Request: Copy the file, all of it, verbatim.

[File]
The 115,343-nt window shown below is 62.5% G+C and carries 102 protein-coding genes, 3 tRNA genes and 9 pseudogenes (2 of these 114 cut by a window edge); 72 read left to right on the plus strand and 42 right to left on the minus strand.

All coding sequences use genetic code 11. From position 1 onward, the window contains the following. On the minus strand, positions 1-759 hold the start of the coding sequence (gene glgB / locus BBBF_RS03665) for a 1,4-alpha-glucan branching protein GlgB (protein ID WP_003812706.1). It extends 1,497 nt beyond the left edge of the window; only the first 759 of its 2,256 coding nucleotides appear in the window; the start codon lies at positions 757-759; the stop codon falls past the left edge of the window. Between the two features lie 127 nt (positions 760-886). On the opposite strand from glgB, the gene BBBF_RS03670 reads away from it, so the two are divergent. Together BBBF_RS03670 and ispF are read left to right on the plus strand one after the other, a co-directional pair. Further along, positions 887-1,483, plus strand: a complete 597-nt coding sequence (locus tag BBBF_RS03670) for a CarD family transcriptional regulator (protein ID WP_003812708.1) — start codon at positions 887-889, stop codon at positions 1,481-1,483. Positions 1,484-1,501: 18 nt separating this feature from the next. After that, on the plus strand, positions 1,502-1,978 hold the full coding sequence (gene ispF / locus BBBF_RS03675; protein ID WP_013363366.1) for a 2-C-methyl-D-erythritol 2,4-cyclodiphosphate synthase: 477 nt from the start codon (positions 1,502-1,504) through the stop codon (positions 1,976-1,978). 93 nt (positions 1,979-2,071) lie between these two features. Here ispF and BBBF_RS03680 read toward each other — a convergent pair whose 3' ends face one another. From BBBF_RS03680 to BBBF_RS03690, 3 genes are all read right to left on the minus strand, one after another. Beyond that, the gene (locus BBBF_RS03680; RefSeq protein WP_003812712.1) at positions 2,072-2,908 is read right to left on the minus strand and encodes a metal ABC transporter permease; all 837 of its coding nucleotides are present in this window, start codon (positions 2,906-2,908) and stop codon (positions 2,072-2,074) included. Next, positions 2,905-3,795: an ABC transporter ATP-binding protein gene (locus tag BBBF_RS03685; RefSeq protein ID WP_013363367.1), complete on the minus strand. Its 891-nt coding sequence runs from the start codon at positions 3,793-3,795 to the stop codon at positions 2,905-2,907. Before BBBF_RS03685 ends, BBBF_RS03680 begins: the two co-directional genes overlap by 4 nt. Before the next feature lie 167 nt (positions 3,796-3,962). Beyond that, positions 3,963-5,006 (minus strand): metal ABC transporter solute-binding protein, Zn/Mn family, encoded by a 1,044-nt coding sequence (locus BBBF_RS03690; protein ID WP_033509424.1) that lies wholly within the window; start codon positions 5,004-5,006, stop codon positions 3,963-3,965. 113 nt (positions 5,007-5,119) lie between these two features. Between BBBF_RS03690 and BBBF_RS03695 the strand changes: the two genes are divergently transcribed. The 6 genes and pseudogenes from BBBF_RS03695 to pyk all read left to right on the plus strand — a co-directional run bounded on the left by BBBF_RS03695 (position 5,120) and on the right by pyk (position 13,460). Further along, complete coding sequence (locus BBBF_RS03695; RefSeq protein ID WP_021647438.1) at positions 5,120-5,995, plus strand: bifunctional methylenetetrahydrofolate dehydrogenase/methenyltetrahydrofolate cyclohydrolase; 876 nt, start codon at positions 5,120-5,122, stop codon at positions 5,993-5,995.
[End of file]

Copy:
The 115,343-nt window shown below is 62.5% G+C and carries 102 protein-coding genes, 3 tRNA genes and 9 pseudogenes (2 of these 114 cut by a window edge); 72 read left to right on the plus strand and 42 right to left on the minus strand.

All coding sequences use genetic code 11. From position 1 onward, the window contains the following. On the minus strand, positions 1-759 hold the start of the coding sequence (gene glgB / locus BBBF_RS03665) for a 1,4-alpha-glucan branching protein GlgB (protein ID WP_003812706.1). It extends 1,497 nt beyond the left edge of the window; only the first 759 of its 2,256 coding nucleotides appear in the window; the start codon lies at positions 757-759; the stop codon falls past the left edge of the window. Between the two features lie 127 nt (positions 760-886). On the opposite strand from glgB, the gene BBBF_RS03670 reads away from it, so the two are divergent. Together BBBF_RS03670 and ispF are read left to right on the plus strand one after the other, a co-directional pair. Further along, positions 887-1,483, plus strand: a complete 597-nt coding sequence (locus tag BBBF_RS03670) for a CarD family transcriptional regulator (protein ID WP_003812708.1) — start codon at positions 887-889, stop codon at positions 1,481-1,483. Positions 1,484-1,501: 18 nt separating this feature from the next. After that, on the plus strand, positions 1,502-1,978 hold the full coding sequence (gene ispF / locus BBBF_RS03675; protein ID WP_013363366.1) for a 2-C-methyl-D-erythritol 2,4-cyclodiphosphate synthase: 477 nt from the start codon (positions 1,502-1,504) through the stop codon (positions 1,976-1,978). 93 nt (positions 1,979-2,071) lie between these two features. Here ispF and BBBF_RS03680 read toward each other — a convergent pair whose 3' ends face one another. From BBBF_RS03680 to BBBF_RS03690, 3 genes are all read right to left on the minus strand, one after another. Beyond that, the gene (locus BBBF_RS03680; RefSeq protein WP_003812712.1) at positions 2,072-2,908 is read right to left on the minus strand and encodes a metal ABC transporter permease; all 837 of its coding nucleotides are present in this window, start codon (positions 2,906-2,908) and stop codon (positions 2,072-2,074) included. Next, positions 2,905-3,795: an ABC transporter ATP-binding protein gene (locus tag BBBF_RS03685; RefSeq protein ID WP_013363367.1), complete on the minus strand. Its 891-nt coding sequence runs from the start codon at positions 3,793-3,795 to the stop codon at positions 2,905-2,907. Before BBBF_RS03685 ends, BBBF_RS03680 begins: the two co-directional genes overlap by 4 nt. Before the next feature lie 167 nt (positions 3,796-3,962). Beyond that, positions 3,963-5,006 (minus strand): metal ABC transporter solute-binding protein, Zn/Mn family, encoded by a 1,044-nt coding sequence (locus BBBF_RS03690; protein ID WP_033509424.1) that lies wholly within the window; start codon positions 5,004-5,006, stop codon positions 3,963-3,965. 113 nt (positions 5,007-5,119) lie between these two features. Between BBBF_RS03690 and BBBF_RS03695 the strand changes: the two genes are divergently transcribed. The 6 genes and pseudogenes from BBBF_RS03695 to pyk all read left to right on the plus strand — a co-directional run bounded on the left by BBBF_RS03695 (position 5,120) and on the right by pyk (position 13,460). Further along, complete coding sequence (locus BBBF_RS03695; RefSeq protein ID WP_021647438.1) at positions 5,120-5,995, plus strand: bifunctional methylenetetrahydrofolate dehydrogenase/methenyltetrahydrofolate cyclohydrolase; 876 nt, start codon at positions 5,120-5,122, stop codon at positions 5,993-5,995.